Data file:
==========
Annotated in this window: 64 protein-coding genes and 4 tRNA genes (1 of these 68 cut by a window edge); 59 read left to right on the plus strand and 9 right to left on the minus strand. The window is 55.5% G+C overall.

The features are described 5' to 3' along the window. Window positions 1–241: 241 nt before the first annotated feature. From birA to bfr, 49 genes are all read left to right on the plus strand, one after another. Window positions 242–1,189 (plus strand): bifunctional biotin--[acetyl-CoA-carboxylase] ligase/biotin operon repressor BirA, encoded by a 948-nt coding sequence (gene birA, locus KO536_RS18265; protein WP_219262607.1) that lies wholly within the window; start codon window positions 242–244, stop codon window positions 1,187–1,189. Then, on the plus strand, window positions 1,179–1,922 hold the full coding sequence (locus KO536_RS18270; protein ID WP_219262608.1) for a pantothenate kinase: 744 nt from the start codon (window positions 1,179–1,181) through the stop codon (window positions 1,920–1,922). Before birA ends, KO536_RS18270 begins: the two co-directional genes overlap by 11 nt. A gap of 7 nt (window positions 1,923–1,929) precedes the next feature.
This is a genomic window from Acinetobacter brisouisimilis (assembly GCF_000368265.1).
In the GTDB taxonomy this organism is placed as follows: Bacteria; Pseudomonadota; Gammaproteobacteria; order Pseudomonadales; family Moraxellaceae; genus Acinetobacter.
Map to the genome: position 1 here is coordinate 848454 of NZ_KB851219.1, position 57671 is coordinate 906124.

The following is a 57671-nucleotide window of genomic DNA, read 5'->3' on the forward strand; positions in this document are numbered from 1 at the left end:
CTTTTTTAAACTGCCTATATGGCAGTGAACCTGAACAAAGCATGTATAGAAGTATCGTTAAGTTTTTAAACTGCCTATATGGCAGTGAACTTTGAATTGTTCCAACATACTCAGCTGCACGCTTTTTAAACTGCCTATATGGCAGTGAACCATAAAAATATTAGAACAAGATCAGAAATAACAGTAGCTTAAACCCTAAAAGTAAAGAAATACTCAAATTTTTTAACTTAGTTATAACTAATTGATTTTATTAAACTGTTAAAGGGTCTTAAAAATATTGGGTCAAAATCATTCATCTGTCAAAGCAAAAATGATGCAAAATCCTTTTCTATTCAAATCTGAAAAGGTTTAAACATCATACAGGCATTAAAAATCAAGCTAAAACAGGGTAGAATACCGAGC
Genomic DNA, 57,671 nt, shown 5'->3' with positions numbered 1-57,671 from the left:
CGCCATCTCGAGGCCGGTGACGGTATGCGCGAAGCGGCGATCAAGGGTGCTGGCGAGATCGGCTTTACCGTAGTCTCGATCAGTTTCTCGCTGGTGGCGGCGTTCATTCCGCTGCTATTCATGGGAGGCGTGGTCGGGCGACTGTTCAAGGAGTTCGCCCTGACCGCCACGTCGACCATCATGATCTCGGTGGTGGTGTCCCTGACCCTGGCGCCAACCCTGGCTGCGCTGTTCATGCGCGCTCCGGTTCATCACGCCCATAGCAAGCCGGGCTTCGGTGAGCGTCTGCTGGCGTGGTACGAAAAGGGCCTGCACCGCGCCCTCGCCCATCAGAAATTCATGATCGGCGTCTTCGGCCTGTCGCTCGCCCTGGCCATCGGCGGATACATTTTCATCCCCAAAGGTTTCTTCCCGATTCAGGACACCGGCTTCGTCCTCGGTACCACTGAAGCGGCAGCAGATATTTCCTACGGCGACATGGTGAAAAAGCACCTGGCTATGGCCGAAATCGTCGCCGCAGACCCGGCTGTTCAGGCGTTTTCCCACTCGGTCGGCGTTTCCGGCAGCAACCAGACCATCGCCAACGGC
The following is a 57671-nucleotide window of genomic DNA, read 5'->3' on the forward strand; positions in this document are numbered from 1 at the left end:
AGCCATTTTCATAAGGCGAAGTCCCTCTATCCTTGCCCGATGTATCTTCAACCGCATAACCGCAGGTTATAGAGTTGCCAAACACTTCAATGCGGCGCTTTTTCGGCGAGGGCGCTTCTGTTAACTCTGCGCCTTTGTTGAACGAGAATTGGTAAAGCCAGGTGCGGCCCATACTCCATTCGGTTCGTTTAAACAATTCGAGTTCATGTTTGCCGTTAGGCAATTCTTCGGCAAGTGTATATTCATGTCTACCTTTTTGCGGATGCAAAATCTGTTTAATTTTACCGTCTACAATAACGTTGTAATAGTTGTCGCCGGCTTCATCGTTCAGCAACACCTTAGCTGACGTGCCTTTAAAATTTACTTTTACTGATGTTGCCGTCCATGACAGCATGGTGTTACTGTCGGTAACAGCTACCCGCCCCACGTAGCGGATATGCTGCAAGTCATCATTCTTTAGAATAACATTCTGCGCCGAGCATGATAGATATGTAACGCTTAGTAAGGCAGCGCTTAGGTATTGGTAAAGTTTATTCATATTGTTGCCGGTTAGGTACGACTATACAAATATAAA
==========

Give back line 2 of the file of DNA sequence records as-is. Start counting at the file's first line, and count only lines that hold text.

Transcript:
The features are described 5' to 3' along the window. Window positions 1–241: 241 nt before the first annotated feature. From birA to bfr, 49 genes are all read left to right on the plus strand, one after another. Window positions 242–1,189 (plus strand): bifunctional biotin--[acetyl-CoA-carboxylase] ligase/biotin operon repressor BirA, encoded by a 948-nt coding sequence (gene birA, locus KO536_RS18265; protein WP_219262607.1) that lies wholly within the window; start codon window positions 242–244, stop codon window positions 1,187–1,189. Then, on the plus strand, window positions 1,179–1,922 hold the full coding sequence (locus KO536_RS18270; protein ID WP_219262608.1) for a pantothenate kinase: 744 nt from the start codon (window positions 1,179–1,181) through the stop codon (window positions 1,920–1,922). Before birA ends, KO536_RS18270 begins: the two co-directional genes overlap by 11 nt. A gap of 7 nt (window positions 1,923–1,929) precedes the next feature.